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tobereeno

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tobereeno last won the day on August 15

tobereeno had the most liked content!

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About tobereeno

  • Rank
    Veteran HFCer
  • Birthday 05/09/1972

Previous Fields

  • guitars
    Virtuoso, Californian Doubleneck, Centaura, lots more Californians, Cruise bass (5string/kahler/LED), Chapparal 5 string bass, B12S
  • amps
    Marshall, SSL
  • fx
    PodXT Live, VHT, Morley

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    tobereeno
  • MSN
    tobereeno@hotmail.com
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    http://
  • ICQ
    83661814
  • Yahoo
    kismetcapitan@gmail.com

Profile Information

  • Gender
    Male
  • Location
    Nashville TN
  • Interests
    anything fast and loud

Recent Profile Visitors

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  1. tobereeno

    B12L...lost in the ether?

    so those records just....vanished? never received by the recipient, and never returned to you?
  2. tobereeno

    B12L...lost in the ether?

    I just got a message from the buyer's "personal assistant"; she's now handling it. Who the hell has an assistant? I googled the buyer's name and I found this: https://en.wikipedia.org/wiki/Jovanotti
  3. and before someone asks here, because I've been asked on Reverb too many times, why did I swap necks? I bought the '88 Cali for about $300. It just sounded like crap - the only USA Hamer I've played that I could say that about. I just had the sense that the neck and the body didn't like each other. I had a '90 Centaura that played great, but was highly focused tonally - a one-trick pony. And one night it just occurred to me to swap necks. The Centaura's neck had a very hard, full metal tone to it, and the mahogany Cali body just worked with it. It was still a one-trick pony, but the rawk mojo was enhanced, what with the Centaura's jumbo frets and rosewood fretboard that really had more of an ebony-ish tone to it. That was a crunch machine and I used it for drop-d tunings because it didn't lose clarity and was just metal to the core. the Cali neck has pretty small fretwire on it, and the rosewood on that neck is a lot more rosewood-y. mated with the alder Centaura body, it ended up sounding like a good Strat, and the JB humbucker really came out the way a JB should sound. Very flexible tonally and it just has a lot of soul. Absolutely no question I did the right thing 17 years ago; both guitars ended up a lot better by doing what they were more or less meant to do.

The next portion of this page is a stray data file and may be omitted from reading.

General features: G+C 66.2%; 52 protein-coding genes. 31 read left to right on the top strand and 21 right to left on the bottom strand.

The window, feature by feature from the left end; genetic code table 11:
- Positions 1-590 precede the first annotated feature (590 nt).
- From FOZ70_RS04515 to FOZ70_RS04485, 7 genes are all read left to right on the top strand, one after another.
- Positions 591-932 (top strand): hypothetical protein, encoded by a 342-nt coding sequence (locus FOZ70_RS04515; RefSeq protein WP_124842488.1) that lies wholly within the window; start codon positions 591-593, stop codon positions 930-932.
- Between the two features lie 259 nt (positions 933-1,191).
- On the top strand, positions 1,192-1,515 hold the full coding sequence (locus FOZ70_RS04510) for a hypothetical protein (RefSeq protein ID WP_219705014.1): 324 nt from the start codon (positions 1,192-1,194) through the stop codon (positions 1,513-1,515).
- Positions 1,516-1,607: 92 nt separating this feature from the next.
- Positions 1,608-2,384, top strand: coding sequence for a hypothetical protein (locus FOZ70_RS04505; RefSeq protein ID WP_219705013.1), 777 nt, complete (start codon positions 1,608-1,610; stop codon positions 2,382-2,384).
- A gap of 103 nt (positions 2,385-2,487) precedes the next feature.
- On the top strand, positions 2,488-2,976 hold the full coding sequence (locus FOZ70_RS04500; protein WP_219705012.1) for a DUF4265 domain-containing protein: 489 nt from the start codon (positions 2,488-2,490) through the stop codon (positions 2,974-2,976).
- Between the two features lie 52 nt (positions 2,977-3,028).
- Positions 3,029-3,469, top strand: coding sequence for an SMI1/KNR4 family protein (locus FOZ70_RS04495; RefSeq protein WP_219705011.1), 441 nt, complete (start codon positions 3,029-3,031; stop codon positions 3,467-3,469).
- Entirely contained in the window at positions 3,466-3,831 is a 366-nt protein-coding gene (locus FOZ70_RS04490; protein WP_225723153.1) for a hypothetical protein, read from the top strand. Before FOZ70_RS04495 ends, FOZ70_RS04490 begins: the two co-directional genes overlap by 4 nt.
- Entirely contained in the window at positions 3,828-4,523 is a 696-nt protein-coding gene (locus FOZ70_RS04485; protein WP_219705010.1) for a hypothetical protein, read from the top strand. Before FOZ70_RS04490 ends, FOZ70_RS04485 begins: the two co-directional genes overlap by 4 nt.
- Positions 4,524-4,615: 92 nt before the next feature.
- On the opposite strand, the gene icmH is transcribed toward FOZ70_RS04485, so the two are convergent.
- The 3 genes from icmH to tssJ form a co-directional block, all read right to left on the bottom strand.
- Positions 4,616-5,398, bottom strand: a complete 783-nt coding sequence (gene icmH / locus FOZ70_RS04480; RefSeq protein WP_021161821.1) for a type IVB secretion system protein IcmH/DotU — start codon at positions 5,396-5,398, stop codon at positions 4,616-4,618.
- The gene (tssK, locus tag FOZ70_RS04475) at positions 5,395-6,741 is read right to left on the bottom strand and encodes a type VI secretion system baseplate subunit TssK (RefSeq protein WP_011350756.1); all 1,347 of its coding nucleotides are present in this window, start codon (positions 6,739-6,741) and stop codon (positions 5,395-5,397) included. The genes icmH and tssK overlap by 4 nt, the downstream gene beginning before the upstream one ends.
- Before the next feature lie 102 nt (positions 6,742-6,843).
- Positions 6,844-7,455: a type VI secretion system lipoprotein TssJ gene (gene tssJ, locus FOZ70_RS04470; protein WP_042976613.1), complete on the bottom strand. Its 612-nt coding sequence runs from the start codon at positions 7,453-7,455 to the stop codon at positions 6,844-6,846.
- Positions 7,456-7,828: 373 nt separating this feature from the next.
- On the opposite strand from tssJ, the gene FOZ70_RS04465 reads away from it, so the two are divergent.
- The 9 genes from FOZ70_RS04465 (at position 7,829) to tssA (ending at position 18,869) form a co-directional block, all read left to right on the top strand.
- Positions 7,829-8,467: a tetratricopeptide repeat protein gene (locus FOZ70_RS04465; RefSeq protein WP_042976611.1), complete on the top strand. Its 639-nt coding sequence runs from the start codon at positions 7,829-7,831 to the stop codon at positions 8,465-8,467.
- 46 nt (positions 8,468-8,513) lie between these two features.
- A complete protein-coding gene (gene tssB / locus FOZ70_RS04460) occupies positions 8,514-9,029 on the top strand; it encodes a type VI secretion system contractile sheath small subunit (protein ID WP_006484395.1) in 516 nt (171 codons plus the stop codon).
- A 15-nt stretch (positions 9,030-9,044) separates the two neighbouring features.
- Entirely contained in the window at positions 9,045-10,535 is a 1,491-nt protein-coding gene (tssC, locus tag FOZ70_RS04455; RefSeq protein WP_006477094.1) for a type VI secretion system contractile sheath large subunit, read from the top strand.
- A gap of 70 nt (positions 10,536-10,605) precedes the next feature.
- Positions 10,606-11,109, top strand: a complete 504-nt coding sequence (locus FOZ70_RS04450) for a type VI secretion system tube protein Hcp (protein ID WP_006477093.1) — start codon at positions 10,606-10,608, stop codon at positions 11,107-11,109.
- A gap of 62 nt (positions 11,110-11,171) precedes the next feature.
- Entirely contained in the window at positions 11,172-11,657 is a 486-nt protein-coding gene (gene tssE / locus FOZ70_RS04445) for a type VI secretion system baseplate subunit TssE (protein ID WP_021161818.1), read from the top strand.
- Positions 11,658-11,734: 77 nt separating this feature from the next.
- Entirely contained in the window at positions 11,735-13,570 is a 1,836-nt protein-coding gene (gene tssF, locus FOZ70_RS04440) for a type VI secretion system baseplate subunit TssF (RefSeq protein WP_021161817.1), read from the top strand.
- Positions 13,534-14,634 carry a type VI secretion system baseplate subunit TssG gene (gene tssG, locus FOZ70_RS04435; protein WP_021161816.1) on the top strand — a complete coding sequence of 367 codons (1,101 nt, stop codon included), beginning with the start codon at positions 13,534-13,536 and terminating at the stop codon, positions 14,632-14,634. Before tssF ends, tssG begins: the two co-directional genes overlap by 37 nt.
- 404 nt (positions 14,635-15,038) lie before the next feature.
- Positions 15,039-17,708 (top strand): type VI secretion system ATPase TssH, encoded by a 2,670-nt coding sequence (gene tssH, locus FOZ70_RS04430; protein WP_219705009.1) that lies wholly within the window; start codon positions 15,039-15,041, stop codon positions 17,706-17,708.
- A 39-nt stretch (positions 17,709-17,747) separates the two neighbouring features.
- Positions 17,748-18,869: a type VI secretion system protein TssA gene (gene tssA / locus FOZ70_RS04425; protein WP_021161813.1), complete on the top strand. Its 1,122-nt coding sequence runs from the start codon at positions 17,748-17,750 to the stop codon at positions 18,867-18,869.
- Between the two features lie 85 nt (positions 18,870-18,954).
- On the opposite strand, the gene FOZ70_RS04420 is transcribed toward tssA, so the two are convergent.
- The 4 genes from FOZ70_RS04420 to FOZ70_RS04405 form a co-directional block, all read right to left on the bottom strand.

4. it's just easier to say it's a Chap than to explain, and I literally mean a ceaseless deluge of messages, that it is a USA Californian neck I put on a USA Centaura body. It had 27 frets. It has 24 now, which I did on a bandsaw (I kept the fingerboard with the extra 3 frets overhanging the neck pickup rout for years until I finally decided screw it, it's not like I'm ever going to separate this neck and body because they go together so damned well. I replaced the original JB humbucker with a trem-spaced JB humbucker ("trembucker") because the mismatched string/polepieces drove me nuts. The Centaura didn't have the original single coils when I got it; for most of its life, either Hot Rails or Quarter Pounders lived in the neck and middle positions. And people who have absolutely no interest in buying the guitar just wouldn't let it go. "a Cali neck could never go onto a Centaura body" (yes it can, it requires a specialized tool called a phillips screwdriver) "that's NOT a Centaura body that's CLEARLY a Chap Elite body" (I did the swap, I know what it is). I got fed up with the constant notifications from my phone and explaining the above over and over. So I'm calling it what people keep telling me what it is and are so intent on telling me I don't know what I have, and all the know it alls on Reverb have finally stopped blowing up my phone. What it is, is a guitar that has about the most mojo in my rack. It's made it onto nearly every recording I've done and literally every live gig I've played in my life. But, sometimes life just doesn't go your way and you have to give up instruments you thought you never would.